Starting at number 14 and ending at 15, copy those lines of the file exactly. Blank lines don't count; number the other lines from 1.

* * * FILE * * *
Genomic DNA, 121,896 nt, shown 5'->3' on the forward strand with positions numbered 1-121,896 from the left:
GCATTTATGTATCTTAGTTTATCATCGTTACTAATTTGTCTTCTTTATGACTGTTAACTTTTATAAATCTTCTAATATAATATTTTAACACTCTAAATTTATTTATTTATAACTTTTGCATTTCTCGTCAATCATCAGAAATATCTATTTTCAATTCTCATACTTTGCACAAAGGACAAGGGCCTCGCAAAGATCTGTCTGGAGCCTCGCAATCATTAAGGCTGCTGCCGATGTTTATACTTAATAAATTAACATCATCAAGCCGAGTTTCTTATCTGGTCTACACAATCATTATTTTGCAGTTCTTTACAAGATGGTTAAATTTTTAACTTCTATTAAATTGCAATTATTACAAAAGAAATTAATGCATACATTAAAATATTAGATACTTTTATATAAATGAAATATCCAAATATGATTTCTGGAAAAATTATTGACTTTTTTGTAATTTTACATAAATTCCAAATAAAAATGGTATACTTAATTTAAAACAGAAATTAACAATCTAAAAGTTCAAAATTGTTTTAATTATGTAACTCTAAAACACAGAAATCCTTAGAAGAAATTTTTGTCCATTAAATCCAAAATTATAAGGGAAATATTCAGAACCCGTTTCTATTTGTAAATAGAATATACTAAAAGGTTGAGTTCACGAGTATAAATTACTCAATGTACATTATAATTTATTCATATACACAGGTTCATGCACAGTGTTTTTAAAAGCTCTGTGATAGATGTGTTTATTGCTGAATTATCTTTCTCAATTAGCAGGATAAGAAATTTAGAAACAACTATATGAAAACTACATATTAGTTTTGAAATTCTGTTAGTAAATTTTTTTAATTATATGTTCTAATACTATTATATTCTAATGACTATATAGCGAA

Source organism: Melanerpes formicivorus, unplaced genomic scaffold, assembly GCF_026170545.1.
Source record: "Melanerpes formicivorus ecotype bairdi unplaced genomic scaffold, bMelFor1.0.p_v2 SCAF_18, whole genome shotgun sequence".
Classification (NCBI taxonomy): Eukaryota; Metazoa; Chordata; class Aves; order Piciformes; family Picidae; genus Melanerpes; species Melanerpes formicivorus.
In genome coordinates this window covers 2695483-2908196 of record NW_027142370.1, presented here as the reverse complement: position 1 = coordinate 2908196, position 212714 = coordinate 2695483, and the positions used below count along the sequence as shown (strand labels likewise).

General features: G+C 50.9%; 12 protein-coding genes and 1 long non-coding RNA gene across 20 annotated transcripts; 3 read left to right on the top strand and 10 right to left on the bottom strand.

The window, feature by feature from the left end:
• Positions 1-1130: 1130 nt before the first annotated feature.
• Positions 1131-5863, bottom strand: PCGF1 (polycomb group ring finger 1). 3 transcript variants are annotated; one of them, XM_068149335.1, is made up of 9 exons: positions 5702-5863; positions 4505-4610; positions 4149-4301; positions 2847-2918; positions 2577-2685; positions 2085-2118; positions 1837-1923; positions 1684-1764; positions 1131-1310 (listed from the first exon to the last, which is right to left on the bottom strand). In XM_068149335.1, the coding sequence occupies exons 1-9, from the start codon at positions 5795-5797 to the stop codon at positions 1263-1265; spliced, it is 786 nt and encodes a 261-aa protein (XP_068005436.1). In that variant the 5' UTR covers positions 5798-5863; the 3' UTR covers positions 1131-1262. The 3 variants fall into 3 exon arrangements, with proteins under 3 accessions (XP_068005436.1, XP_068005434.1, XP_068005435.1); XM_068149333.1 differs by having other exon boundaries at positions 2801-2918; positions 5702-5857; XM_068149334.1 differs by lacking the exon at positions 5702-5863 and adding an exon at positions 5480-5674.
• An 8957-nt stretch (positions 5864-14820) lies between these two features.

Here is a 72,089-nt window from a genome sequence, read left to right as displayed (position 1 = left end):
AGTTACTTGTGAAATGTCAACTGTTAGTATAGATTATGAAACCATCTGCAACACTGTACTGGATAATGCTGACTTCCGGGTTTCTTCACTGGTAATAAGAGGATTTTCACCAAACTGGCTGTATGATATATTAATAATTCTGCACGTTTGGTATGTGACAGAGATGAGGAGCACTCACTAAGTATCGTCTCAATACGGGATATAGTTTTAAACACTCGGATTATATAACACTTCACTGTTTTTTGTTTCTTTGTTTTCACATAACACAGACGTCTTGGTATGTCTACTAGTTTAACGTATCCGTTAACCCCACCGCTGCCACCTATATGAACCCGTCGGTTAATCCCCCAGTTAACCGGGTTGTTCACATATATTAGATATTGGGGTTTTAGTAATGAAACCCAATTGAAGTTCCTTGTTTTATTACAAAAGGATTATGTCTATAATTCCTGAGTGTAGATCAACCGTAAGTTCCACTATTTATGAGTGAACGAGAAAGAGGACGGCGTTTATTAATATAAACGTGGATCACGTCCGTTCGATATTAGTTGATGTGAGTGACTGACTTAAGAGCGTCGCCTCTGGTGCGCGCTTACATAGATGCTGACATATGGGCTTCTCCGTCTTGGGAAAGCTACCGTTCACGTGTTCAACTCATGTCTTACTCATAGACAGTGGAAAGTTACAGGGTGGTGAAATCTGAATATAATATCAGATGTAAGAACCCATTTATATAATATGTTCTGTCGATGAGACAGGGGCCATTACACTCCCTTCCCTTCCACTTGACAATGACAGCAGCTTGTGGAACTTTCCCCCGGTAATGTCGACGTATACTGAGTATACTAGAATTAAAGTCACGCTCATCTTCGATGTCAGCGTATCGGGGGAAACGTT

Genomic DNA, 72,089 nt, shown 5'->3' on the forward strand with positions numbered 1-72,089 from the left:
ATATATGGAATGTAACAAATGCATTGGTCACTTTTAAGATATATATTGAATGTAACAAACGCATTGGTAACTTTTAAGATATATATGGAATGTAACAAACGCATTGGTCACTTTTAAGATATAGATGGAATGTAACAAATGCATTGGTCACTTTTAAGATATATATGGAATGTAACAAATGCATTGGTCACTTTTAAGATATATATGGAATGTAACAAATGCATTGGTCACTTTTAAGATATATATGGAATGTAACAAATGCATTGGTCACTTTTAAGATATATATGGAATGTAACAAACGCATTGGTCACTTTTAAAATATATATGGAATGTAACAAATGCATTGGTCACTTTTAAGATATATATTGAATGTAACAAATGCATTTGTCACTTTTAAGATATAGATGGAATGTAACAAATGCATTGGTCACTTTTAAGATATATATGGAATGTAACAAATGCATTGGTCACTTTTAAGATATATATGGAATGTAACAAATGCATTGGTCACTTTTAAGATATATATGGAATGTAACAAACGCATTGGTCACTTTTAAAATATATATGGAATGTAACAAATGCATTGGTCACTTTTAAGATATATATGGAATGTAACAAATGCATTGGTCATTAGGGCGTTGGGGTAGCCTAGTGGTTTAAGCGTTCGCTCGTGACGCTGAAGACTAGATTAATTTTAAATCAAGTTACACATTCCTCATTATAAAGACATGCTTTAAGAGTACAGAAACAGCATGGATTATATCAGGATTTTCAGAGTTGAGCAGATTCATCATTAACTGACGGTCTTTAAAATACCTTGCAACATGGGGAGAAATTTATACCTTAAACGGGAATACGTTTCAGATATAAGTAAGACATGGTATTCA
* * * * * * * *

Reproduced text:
Genomic DNA, 72,089 nt, shown 5'->3' on the forward strand with positions numbered 1-72,089 from the left:
ATATATGGAATGTAACAAATGCATTGGTCACTTTTAAGATATATATTGAATGTAACAAACGCATTGGTAACTTTTAAGATATATATGGAATGTAACAAACGCATTGGTCACTTTTAAGATATAGATGGAATGTAACAAATGCATTGGTCACTTTTAAGATATATATGGAATGTAACAAATGCATTGGTCACTTTTAAGATATATATGGAATGTAACAAATGCATTGGTCACTTTTAAGATATATATGGAATGTAACAAATGCATTGGTCACTTTTAAGATATATATGGAATGTAACAAACGCATTGGTCACTTTTAAAATATATATGGAATGTAACAAATGCATTGGTCACTTTTAAGATATATATTGAATGTAACAAATGCATTTGTCACTTTTAAGATATAGATGGAATGTAACAAATGCATTGGTCACTTTTAAGATATATATGGAATGTAACAAATGCATTGGTCACTTTTAAGATATATATGGAATGTAACAAATGCATTGGTCACTTTTAAGATATATATGGAATGTAACAAACGCATTGGTCACTTTTAAAATATATATGGAATGTAACAAATGCATTGGTCACTTTTAAGATATATATGGAATGTAACAAATGCATTGGTCATTAGGGCGTTGGGGTAGCCTAGTGGTTTAAGCGTTCGCTCGTGACGCTGAAGACTAGATTAATTTTAAATCAAGTTACACATTCCTCATTATAAAGACATGCTTTAAGAGTACAGAAACAGCATGGATTATATCAGGATTTTCAGAGTTGAGCAGATTCATCATTAACTGACGGTCTTTAAAATACCTTGCAACATGGGGAGAAATTTATACCTTAAACGGGAATACGTTTCAGATATAAGTAAGACATGGTATTCA